Using the wok brush or a sponge, you can remove the debris from the Wok by scrubbing gently. Don’t use abrasive materials because they reduce the Wok’s thickness, making it burn food even at slightly high temperatures. Abrasive materials also remove the seasoning you have created, so just use a wok brush or a sponge.
Rinse Off all the debris after you are done cleaning. You will realize that debris is plenty of the surface of the Wok. Rinsing debris is a way of ensuring that no dirt will remain on the surface of the Wok.
After rinsing, you should then look for a dry towel and wipe the Wok so that you keep it completely clean. Wiping the Wok guarantees you that there will be no single dirt remaining.
The moment you are done wiping, turn on your stove and make it a medium-heat level so that you heat the Wok and dry any remaining moisture. Leaving moisture on the Wok can cause rusting, so make sure it is scorched before you even store it. If you don’t have any use of the Wok in the coming week or so, apply some thin amount of oil layer so that you prevent it from rusting.
How to Season Your Oil?
Seasoning of the Wok is necessary to remove the debris and store it clean. While most people have different ways to season a wok, most people just season Wok using salt and stovetop. Just put the salt in the Wok. Place the Wok on the stovetop and light it.
With medium-heat size, make sure you heat the Wok for up to 20 minutes as you stir the salt. Remove the Wok from heat and dump the salt. You can rinse after the Wok has cooled down. Many people apply oil to form a thin layer before storing the Wok. This layer is meant to prevent the Wok from contacting any corrosive material that could ruin it.
Cleaning a wok is not that hard, but if you want to make your work easier, clean the Wok regularly. Regular cleaning helps prevent the buildup of debris inside, which might make cleaning a tedious task.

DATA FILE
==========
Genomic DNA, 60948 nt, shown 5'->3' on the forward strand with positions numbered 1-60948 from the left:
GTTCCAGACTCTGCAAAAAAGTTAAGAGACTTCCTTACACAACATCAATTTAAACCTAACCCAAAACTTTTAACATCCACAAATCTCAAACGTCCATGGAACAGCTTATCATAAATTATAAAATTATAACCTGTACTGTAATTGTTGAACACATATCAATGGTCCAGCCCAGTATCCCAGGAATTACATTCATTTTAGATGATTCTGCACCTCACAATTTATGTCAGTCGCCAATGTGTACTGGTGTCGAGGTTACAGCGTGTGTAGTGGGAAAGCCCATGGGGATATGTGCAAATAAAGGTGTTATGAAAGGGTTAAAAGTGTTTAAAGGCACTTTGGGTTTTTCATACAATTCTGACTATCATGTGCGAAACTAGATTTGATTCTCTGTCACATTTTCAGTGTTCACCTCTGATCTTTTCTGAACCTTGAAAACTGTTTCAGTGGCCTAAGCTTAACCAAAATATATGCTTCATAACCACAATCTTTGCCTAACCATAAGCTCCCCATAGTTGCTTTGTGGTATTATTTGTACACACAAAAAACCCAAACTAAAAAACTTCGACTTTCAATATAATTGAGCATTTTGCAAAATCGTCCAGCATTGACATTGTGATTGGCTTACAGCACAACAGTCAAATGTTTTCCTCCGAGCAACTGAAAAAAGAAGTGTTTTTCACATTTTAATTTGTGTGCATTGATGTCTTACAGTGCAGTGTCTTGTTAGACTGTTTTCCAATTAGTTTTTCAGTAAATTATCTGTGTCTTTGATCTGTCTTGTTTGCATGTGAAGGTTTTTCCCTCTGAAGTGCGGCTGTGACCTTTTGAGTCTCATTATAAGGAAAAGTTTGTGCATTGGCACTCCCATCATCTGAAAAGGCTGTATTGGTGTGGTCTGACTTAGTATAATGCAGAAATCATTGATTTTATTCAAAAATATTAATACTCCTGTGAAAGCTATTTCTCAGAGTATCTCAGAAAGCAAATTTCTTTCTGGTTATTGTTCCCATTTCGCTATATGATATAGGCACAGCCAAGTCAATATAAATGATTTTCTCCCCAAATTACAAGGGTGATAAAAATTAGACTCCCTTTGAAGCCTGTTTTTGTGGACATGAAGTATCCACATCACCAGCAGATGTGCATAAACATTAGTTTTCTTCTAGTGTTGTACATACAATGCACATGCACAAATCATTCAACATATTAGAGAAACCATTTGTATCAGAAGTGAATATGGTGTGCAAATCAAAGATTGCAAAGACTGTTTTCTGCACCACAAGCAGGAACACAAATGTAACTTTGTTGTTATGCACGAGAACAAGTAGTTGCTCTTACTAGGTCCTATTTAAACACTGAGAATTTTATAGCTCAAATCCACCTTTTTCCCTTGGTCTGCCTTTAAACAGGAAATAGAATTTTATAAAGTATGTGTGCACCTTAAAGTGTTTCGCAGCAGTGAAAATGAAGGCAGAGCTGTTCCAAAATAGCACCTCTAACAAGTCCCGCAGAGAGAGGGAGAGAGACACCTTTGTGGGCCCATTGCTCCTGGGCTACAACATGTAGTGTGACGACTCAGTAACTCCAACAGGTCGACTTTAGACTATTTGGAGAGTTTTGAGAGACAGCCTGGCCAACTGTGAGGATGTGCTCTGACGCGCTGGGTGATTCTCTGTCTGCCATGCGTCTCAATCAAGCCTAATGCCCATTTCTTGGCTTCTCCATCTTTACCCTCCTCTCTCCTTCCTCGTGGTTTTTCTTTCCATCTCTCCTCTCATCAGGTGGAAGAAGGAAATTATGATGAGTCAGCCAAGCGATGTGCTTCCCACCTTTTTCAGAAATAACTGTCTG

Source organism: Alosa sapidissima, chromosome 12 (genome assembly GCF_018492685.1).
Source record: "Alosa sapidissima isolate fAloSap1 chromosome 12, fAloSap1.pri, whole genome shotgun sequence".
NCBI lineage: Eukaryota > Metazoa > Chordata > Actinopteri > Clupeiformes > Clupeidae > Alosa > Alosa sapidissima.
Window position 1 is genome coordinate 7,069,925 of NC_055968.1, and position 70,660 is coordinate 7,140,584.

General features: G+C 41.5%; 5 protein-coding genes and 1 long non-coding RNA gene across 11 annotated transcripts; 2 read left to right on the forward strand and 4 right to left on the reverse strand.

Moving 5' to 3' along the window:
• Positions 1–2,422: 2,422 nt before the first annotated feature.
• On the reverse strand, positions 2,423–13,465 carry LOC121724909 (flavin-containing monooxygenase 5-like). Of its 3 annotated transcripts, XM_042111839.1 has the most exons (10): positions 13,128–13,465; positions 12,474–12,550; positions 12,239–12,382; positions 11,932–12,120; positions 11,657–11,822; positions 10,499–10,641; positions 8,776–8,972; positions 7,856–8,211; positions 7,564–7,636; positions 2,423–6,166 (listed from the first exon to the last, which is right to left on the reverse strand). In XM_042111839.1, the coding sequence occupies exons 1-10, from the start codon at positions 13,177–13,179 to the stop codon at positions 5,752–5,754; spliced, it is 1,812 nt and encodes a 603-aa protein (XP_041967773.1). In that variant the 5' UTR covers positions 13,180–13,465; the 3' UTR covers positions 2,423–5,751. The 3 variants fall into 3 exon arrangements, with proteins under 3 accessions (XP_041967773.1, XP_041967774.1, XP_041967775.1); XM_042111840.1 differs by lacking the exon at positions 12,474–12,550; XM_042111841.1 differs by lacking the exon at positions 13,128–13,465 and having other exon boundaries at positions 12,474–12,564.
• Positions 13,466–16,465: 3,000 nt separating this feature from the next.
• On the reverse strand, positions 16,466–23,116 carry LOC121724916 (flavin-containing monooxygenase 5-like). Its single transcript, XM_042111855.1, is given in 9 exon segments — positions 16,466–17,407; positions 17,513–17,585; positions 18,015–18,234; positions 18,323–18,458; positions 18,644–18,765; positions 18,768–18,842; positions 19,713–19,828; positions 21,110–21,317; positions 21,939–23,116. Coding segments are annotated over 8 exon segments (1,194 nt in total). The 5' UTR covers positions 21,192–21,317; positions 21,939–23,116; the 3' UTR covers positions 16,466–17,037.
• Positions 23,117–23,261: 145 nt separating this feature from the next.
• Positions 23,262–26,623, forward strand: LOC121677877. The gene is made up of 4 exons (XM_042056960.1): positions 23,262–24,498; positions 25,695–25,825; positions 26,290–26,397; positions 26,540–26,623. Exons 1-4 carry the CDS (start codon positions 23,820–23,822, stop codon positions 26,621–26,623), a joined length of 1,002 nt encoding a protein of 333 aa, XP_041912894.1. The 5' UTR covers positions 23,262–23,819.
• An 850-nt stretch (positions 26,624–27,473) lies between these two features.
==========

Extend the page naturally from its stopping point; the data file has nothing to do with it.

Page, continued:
Always make sure you have outstanding cleaning materials that will efficiently clean without ruining the quality of your Wok. The use of abrasive cleaning materials is not suitable for your Wok because it will ruin its strength.
Hi ! this is Flavio Zbinden I am French/Swiss cookware reviewer that was born in Asia.
I had an interest in the culinary arts from a young age while watching my grandma prepare cakes and tarts in her home kitchen.
However, I only played my hand at exploring the culinary world when I started lending a hand to my mother with the daily kitchen chores.
I jumped at the chance to cook, clean, and set the table every time my mother would ask. Aside from my grandma and mother, another big influence in my culinary venture was my dad. An avid geeky chef in his free time and a chemical engineer by profession.
Influenced by my family who were always keen in the kitchen, I carried my passion for cooking into adulthood. I have always had a curious eye on different cultures and their cuisines.
Through my exploration of several countries, I learned the uses of various kitchen cookware and the benefits of using them to prepare different dishes. With that knowledge embedded in my mind, I ventured out to nit-pick my very own cookware selections in the market…